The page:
End of the Mark

The East German mark, commonly called the eastern mark was the currency of the German Democratic Republic (East Germany). Its ISO 4217 currency code was DDM. The currency was known officially as the Deutsche Mark from 1948 to 1964, Mark der Deutschen Notenbank from 1964 to 1967, and from 1968 to 1990 as the Mark der DDR (Mark of the GDR); it was referred to colloquially as simply the Mark. It was divided into 100 Pfennig (Pf).

After reunification the German Bundesbank  exchanged Deutschmarks and has continued to do so – in exchange for Euros these days – up to the present day. This includes the marks of both West and East Germany.

Now there has been a change in policy. Although there has been no public statement, sources tell us that at the end of 2013 there will no longer be exchanges possible. In other words the Ost Mark or Deutschmark will cease to persist in value at all.

The Bundesbank website today declares:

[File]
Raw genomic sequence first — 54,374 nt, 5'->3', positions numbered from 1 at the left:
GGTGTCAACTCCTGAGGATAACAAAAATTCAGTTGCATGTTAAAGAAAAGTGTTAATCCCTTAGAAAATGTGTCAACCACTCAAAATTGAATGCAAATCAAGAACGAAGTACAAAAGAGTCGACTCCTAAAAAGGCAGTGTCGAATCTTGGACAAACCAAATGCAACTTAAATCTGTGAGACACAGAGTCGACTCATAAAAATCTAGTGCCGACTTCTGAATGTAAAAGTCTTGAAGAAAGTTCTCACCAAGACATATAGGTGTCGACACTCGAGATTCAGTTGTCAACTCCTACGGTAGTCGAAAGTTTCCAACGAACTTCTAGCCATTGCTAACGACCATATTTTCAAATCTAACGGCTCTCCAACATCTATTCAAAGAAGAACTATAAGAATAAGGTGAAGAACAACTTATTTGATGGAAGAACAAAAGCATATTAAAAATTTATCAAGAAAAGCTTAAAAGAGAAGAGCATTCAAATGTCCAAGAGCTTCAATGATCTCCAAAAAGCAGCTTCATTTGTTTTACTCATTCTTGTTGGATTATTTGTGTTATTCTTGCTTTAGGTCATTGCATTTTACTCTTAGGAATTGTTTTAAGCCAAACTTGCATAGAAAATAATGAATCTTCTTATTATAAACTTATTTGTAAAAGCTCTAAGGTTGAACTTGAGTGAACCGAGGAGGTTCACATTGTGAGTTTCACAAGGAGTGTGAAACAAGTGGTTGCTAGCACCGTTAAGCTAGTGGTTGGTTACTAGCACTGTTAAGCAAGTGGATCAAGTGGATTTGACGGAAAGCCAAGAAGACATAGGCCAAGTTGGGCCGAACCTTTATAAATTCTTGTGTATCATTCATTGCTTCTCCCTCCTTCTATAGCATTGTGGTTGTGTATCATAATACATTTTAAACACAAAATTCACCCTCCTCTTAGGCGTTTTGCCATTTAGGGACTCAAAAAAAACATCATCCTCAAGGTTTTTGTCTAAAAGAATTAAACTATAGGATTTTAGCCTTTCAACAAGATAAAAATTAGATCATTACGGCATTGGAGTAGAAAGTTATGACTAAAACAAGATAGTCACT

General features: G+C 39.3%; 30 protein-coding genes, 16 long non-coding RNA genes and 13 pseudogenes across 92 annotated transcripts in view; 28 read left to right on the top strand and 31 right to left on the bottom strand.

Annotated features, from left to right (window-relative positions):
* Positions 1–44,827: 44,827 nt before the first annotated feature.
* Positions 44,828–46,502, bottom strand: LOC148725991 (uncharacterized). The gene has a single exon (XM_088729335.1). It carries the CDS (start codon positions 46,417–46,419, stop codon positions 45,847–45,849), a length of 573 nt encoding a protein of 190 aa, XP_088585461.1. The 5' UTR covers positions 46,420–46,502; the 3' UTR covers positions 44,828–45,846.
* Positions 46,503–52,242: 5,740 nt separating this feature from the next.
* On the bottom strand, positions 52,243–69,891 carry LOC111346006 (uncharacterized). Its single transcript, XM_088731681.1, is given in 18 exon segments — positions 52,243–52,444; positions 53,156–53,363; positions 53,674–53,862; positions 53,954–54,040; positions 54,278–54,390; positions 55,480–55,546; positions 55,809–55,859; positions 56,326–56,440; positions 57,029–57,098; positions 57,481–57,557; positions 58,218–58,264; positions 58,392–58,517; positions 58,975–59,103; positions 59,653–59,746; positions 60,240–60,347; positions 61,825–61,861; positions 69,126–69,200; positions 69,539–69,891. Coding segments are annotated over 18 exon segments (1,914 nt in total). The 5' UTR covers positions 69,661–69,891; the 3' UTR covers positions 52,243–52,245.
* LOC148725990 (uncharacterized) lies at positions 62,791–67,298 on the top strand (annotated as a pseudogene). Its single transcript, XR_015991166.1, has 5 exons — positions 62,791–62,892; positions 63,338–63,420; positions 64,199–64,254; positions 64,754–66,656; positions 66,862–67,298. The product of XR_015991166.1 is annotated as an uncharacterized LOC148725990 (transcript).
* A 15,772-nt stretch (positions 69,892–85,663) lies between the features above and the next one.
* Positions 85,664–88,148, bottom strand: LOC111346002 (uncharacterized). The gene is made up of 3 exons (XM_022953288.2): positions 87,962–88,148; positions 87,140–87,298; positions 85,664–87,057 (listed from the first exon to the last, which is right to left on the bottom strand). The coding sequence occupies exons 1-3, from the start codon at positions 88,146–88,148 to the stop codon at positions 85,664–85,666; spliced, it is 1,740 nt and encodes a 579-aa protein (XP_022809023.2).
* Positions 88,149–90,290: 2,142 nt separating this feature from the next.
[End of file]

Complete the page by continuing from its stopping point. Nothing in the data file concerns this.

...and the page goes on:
“In today’s market the Bundesbank offers You can exchange unlimited amounts of DM banknotes and coins for euro indefinitely and free of charge at all Deutsche Bundesbank branches. In certain cases, foreign banknotes and coins may be exchanged in their country of origin. The official exchange rate is set at EUR 1 for DEM 1.95583.”

Anyone with Deutsche Marks or Ost Marks had better hurry to their nearest Bundesbank branch.

It seems the German Government is keen to establish public confidence in the Euro to the extent that it will not tolerate the continued existence of deposits of Marks.

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